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The ODK Project (Paper)

The ODK Project (Paper)



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Published by: odkteam on Oct 22, 2009
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Published by the IEEE Computer Society
0018-9162/09/$26.00 © 2009 IEEE
Open Source Data Collectionin the Developing World
n the developed world, datais relatively easy to collect. Beit population demographics,embedded traic sensors, oreven popular Internet services, theability to easily tap and synthesizeraw data enables individuals andorganizations to make decisions.Examples o such synthesis includeearthquake sensing via Twitter, tracmapping in Google Maps, and disease-oriented websites like PatientsLikeMeand Google Flu Trends.In the developing world, the lacko reliable inrastructure, ubiquitousconnectivity, and adequate exper-tise makes data collection dicult.Currently, most organizations col-lect data on paper orms despiteineiciencies such as the physicalcollection o completed orms, datatranscription errors, and long delaysbeore the data is available.This problem is exacerbated by thedata’s critical nature. I, or example,you don’t know how ar villagers arerom a stagnant water source, it’s di-cult to know how many mosquitonets to deploy; and, i deploymentinormation isn’t connected tomalaria cases at local clinics, it’simpossible to know whether the netshave made a dierence.The exponential growth o cellphone usage and inrastructure indeveloping regions has aroused greatexcitement or using mobile devicesto address current gaps in data gath-ering. In addition to the variety o data—text, photos, location, audio,video, barcode scans—that canbe gathered, mobile devices haveproven to be dramatically aster atboth collecting the data and makingit available to decision makers. More-over, deploying mobile devices can beless expensive and less error pronethan using pen and paper.
While several systems currentlyexist or simple data collection indeveloping regions, they’re otendiicult to deploy, hard to use,complicated to scale, and rarely cus-tomizable or extensible.Current oerings like PendragonForms, Frontline Forms, and NokiaData Gathering are infexible becausethey’re closed source and based onclosed standards. Others like Java-Rosa, RapidSMS, FrontlineSMS, andEpiHandy are more fexible but pri-marily collect textual data.Moreover, many o the devices thatrun this sotware have limited pro-cessing power and restricted storage,and they oten lack cellular connec-tivity. Input oten comes in the ormo a stylus or numerical keypad,while output must t on minusculescreens—a combination that resultsin poor usability. In addition, devel-opers only have limited access to thephone’s resources, making it dicultto include essential inputs like thephone’s unique identier, GPS loca-tion, or captured photos with the data.There’s also a need to develop moreand better server-side tools. Ideally,these tools should be as service-ori-ented as e-mail has become. In thesame way that consumers no longerneed to congure and maintain mailservers, organizations that collect dataneed “e-mail easy” solutions that letthem ignore the hidden costs o serverinrastructure: power, connectivity,maintenance, security. And just likee-mail, it must be easy to move thedata across various systems.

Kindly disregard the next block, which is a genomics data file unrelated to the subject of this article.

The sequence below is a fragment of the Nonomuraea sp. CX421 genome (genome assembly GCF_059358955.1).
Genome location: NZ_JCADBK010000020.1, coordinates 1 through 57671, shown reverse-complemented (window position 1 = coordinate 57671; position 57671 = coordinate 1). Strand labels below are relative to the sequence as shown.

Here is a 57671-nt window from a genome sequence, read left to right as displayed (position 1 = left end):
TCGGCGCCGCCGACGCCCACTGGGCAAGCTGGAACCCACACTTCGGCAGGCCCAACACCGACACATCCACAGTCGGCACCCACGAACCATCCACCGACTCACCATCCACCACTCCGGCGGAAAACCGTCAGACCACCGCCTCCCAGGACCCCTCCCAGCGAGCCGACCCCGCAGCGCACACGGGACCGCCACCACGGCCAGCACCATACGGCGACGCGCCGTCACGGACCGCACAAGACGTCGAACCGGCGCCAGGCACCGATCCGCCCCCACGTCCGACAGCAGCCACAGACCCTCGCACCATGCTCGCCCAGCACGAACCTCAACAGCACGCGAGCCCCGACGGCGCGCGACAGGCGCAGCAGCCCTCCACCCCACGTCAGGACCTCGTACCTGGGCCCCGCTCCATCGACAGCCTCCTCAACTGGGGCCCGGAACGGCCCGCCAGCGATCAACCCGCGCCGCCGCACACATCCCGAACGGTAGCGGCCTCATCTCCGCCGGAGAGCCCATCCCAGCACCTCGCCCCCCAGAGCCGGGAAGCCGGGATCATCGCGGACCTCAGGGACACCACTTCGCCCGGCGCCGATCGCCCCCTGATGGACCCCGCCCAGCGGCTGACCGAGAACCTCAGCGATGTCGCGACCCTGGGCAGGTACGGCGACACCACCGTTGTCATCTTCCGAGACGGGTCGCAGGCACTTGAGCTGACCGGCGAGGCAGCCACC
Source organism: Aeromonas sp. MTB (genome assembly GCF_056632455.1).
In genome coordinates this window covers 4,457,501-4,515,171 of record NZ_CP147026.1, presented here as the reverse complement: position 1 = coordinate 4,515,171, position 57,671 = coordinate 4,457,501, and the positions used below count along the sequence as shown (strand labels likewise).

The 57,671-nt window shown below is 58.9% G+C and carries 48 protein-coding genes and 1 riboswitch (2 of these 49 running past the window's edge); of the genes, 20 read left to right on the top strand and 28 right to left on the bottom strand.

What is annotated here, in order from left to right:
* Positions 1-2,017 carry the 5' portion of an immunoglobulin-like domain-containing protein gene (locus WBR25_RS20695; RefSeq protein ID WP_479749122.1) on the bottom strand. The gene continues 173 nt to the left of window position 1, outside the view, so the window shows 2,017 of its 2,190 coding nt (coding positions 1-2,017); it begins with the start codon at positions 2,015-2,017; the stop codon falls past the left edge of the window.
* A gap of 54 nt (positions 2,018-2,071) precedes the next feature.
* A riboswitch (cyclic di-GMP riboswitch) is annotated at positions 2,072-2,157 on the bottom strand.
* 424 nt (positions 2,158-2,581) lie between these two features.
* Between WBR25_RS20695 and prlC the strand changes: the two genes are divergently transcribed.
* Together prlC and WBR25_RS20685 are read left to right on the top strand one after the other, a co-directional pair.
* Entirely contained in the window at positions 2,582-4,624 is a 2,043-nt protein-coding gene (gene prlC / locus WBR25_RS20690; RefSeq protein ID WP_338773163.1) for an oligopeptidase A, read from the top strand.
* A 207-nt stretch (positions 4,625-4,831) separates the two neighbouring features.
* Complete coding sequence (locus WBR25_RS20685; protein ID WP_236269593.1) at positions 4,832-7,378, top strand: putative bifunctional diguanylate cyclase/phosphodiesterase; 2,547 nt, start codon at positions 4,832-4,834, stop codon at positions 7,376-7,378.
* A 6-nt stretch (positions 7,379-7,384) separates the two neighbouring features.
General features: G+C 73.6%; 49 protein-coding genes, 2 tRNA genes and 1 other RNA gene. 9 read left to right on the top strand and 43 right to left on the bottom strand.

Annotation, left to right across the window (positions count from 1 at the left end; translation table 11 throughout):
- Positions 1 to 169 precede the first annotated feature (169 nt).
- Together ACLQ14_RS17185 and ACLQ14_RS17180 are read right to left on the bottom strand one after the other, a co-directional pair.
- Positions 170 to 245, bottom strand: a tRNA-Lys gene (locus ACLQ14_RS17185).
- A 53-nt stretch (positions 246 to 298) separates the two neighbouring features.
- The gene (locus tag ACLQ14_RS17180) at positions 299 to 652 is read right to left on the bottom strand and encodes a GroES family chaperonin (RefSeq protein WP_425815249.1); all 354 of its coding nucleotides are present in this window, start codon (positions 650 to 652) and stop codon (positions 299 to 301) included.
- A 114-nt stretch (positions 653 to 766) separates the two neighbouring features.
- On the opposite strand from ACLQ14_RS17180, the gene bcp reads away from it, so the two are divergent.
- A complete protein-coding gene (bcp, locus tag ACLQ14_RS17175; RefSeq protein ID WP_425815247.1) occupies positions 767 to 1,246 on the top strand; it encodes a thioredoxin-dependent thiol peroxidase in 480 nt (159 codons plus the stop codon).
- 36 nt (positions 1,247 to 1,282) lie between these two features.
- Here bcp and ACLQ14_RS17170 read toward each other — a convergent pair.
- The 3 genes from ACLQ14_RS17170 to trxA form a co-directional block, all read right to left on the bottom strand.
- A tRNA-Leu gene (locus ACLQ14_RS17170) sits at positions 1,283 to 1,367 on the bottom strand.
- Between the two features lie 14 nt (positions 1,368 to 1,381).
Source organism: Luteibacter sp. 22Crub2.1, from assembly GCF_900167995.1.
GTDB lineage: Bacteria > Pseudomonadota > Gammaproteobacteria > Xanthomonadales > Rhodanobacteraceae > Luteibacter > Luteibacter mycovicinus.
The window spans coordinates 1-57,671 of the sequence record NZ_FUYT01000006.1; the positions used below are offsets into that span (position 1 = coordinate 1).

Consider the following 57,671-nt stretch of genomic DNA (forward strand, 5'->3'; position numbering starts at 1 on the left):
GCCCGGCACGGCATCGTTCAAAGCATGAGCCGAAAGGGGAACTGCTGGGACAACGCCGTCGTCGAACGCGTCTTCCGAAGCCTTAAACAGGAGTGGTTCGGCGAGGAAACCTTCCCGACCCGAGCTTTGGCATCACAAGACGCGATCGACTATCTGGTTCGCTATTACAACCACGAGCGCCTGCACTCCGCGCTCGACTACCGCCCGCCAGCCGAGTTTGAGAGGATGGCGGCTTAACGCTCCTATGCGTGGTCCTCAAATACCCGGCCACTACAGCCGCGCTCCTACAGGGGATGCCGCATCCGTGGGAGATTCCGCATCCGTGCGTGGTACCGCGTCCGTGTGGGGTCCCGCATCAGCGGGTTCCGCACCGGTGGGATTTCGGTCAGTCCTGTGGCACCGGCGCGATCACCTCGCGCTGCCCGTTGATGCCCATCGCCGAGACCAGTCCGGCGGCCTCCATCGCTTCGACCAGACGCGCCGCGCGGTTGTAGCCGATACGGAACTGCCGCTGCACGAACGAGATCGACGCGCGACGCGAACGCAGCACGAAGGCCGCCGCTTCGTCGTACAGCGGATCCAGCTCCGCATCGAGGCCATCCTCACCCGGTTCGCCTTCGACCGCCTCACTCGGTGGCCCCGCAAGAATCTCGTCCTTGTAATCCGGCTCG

To help ll this gap, we are devel-oping Open Data Kit (http://code.google.com/p/open-data-kit), a suiteo tools that enables users to collecttheir own rich data. ODK is designedto let users own, visualize, and sharedata without the diculties o settingup and maintaining servers. The toolsare easy to use, deploy, and scale.They also go beyond open source—they’re based on open standards andsupported by a larger community.
Yaw Anokwa, Carl Hartung, Waylon Brunette,and Gaetano Borriello,
University of Washington
Adam Lerer,
Massachusetts Institute of Technology